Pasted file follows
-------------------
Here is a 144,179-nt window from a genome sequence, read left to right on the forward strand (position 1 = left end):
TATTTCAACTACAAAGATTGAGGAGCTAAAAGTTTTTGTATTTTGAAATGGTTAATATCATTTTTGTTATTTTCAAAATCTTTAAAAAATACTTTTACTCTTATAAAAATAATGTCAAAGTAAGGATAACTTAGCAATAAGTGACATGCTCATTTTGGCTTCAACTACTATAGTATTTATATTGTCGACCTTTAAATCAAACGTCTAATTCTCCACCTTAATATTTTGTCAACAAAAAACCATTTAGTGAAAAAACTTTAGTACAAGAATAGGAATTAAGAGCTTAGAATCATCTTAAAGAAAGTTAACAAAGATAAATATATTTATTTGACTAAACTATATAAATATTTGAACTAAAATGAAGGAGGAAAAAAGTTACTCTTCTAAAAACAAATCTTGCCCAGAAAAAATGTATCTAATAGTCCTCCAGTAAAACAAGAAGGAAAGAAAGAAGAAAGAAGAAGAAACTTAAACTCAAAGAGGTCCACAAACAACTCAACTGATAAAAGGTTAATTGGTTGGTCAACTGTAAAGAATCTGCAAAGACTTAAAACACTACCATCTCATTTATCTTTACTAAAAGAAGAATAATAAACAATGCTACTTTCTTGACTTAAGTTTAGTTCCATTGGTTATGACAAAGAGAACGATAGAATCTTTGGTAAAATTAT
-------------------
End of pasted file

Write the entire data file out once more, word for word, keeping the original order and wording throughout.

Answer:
Here is a 144,179-nt window from a genome sequence, read left to right on the forward strand (position 1 = left end):
TATTTCAACTACAAAGATTGAGGAGCTAAAAGTTTTTGTATTTTGAAATGGTTAATATCATTTTTGTTATTTTCAAAATCTTTAAAAAATACTTTTACTCTTATAAAAATAATGTCAAAGTAAGGATAACTTAGCAATAAGTGACATGCTCATTTTGGCTTCAACTACTATAGTATTTATATTGTCGACCTTTAAATCAAACGTCTAATTCTCCACCTTAATATTTTGTCAACAAAAAACCATTTAGTGAAAAAACTTTAGTACAAGAATAGGAATTAAGAGCTTAGAATCATCTTAAAGAAAGTTAACAAAGATAAATATATTTATTTGACTAAACTATATAAATATTTGAACTAAAATGAAGGAGGAAAAAAGTTACTCTTCTAAAAACAAATCTTGCCCAGAAAAAATGTATCTAATAGTCCTCCAGTAAAACAAGAAGGAAAGAAAGAAGAAAGAAGAAGAAACTTAAACTCAAAGAGGTCCACAAACAACTCAACTGATAAAAGGTTAATTGGTTGGTCAACTGTAAAGAATCTGCAAAGACTTAAAACACTACCATCTCATTTATCTTTACTAAAAGAAGAATAATAAACAATGCTACTTTCTTGACTTAAGTTTAGTTCCATTGGTTATGACAAAGAGAACGATAGAATCTTTGGTAAAATTAT